Limited in what you can do?

Psalm 42 was written by a Korahite, a temple singer, who in exile was kept from his duties among God’s people. He longs for the day when he can again participate in temple worship, perhaps even leading the procession to the holy place. He agonizes and questions his present suffering, but the great refrain of the psalm (vv. 5, 11) is to wait for God, to hope in him and give him thanks, for he is Savior.

It is noteworthy that the author does what he did best: he wrote a song and sang it. It wasn’t in the temple, but he used his talents to do what he could under the restrictions he was subjected to.

The psalm can have a good application to us who are used to serving the Lord in specific ways and with well-defined gifts. We may not be able to do that today, because of the social distancing. But we can still use the talents God gives us within our limitations. We may agonize and question, as the psalmist did, but he encourages us to wait for God and, in the meantime, do what is within our possibility.

#Psalms #limitations #gifts #restrictions #coronavirus

Serve one another, 1 Peter 4.10

“Just as each one has received a gift, use it to serve one another as good stewards of the varied grace of God.”

1 Peter 4.10

Every single Christian receives gifts to be put to use in the body of Christ. To be a good steward, one must use them to serve the saints.

God is a giver. From his varied grace, he gives me a gift of some sort to serve. What is that gift? How can it be used? What needs are there in the body that it can meet?

#votd #1-Peter #gifts

What Lies Behind the Materialism of Christmas?

Christmas is a time of peace on earth and good will toward men. Or so we are told.

Rather, in our modern day, it is a time of insane commercialism and insatiable greed. We spend all of our money for gifts and fight on, tossing future earnings, plus interest, into the melee. All of this to buy gifts for our loved ones, no matter the cost or physical harm that may come to our bodies.

I wonder why we never pause, reflect and ask why. Why do we damage our health and finances to find the perfect toys or electronics? What lies behind our behavior?

Continue reading

#christmas, #fleshly, #gifts, #materialism, #spiritual

"now in a mirror, dimly, then face to face" – A different thought

The verse is 1 Cor 13:12 “For now I see in a mirror, dimly, but then face to face. Now I know in part, but then I shall know just as I am known.” If you consult most, they will reply that this verse is contrasting the condition of human kind now and after in eternity; on earth and in heaven. But I offer a different thought as to its meaning. There is no doubt there is a contrast. It is the same contrast that runs through the context: the temporary with the abiding, the “in part” with the “complete” (or “perfect” in KJV), the childish with the mature, the partial knowledge with the fuller knowledge. If the “in part” is partial revelation that came through the HS’s gifting, the “complete” is the complete revelation from God when the gifts “failed”, “ceased” and “vanished away”. In view of this, an earthly verses heavenly contrast in v12a is out of place. However, a closer look at this comparison reveals that Paul is alluding to an OT passage in which this same figure had been used. In Numbers 12, Miriam and Aaron had complained about Moses. God rebuked them and told them that a prophet, which they were, received God’s revelation dimly, “not in dark sayings” (v 8 NKJV). In the LXX the word chosen is the same from which we get “enigmas” in English and translated “riddles” (ESV, NIV). In contrast Moses is said to receive revelation “face to face”. This cannot be literal considering Ex 33:20-23 and Jn 1:18. Rather it is a figure that declares Moses received revelation much clearer than Aaron or Miriam. In 1 Cor 13:12 this same Greek word is used by Paul and is translated “dimly”. So then, when “in a mirror dimly” is seen as an allusion to Num 12:8 and the contrast there between partial revelation and fuller revelation, the contrast fits with the rest of the context and the “face to face” has nothing to do with seeing God face to face in heaven but means when revelation is completely revealed and the gifts cease, Christians on earth, here and now, will be able to see more clearly than when it was “in part.”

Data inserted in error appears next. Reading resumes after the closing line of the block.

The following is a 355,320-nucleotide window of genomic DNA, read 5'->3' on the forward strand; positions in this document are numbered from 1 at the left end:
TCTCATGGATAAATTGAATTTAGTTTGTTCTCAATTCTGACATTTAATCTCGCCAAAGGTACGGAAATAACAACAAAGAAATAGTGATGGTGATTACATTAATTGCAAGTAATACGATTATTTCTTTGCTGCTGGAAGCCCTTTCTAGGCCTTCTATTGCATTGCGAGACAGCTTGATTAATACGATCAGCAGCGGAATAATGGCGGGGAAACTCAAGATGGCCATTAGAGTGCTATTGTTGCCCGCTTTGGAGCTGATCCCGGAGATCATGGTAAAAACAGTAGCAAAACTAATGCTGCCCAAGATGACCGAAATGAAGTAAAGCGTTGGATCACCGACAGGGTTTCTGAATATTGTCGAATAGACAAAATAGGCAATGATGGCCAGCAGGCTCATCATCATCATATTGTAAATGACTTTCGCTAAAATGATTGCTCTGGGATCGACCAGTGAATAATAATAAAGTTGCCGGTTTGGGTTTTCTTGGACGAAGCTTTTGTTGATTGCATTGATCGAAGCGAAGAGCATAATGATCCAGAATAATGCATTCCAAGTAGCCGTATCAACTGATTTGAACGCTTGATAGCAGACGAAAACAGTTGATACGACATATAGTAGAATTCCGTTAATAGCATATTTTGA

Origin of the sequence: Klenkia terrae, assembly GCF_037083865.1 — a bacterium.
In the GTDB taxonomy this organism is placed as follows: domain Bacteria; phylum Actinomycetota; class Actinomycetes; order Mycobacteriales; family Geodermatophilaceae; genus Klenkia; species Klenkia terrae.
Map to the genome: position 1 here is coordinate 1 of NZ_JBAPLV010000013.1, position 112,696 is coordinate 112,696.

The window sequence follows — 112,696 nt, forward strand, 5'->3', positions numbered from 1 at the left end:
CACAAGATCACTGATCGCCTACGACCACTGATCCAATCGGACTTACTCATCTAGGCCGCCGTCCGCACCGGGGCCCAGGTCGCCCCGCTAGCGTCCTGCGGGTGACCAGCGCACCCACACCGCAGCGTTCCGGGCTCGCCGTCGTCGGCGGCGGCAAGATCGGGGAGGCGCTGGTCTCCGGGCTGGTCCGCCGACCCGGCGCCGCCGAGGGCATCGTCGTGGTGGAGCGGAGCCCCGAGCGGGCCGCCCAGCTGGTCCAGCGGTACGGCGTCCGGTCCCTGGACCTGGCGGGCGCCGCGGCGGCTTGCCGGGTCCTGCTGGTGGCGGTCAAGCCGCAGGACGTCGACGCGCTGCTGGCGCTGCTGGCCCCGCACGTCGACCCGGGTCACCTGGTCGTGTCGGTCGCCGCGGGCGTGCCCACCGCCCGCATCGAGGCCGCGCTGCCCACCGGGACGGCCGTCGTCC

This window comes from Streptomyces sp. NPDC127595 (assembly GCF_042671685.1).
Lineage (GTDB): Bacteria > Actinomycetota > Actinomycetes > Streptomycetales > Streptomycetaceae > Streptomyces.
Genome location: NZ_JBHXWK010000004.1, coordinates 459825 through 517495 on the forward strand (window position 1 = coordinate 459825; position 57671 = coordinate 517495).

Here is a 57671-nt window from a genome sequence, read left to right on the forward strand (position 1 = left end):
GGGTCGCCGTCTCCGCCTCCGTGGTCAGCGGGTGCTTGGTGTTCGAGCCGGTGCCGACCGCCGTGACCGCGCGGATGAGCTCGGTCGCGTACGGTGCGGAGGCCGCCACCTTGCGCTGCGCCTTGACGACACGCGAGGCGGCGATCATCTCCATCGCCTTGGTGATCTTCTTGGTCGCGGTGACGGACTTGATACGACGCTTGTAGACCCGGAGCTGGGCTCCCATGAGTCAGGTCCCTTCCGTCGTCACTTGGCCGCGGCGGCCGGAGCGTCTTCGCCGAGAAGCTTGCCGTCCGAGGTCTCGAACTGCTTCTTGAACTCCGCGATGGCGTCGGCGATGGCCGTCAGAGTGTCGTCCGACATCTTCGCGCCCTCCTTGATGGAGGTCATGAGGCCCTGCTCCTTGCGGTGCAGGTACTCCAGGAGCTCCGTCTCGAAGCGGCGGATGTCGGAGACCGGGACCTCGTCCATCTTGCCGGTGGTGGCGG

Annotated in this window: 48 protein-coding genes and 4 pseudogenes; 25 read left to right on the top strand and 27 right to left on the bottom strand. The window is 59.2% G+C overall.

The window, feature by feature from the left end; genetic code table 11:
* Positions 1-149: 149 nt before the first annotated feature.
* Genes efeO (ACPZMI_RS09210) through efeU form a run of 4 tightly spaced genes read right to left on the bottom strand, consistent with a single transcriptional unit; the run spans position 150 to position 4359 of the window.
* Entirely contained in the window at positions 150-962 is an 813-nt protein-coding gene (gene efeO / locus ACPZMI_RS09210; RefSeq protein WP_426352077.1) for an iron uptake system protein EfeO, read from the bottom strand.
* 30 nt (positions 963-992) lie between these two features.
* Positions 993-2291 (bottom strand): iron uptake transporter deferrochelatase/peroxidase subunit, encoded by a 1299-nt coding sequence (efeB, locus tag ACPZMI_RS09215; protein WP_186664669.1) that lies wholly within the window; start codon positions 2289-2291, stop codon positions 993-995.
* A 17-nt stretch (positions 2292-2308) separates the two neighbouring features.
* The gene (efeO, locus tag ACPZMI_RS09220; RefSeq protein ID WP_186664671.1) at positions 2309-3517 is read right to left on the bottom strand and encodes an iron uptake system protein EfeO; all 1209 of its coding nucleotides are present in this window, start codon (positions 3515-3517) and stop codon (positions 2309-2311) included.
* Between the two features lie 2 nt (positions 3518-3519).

#face-to-face, #gifts, #perfect

Daily Nudge: talents wanted

If God were to give you another talent or ability, what would you want it to be? Did you ever feel the need or desire to have a gift that you lacked? Have you ever asked the Lord for a talent you didn’t have, or tried to develop this ability in yourself?

Obviously, the Spirit gives gifts to whom he will, “distributing as he decides to each person, who produces all these things” (1 Cor. 12:11 NET). And we confess that “each has his own gift from God, one this way, another that” (1 Cor. 7: 7). And Paul says that “the gifts and the call of God are irrevocable” (Rom. 11:29).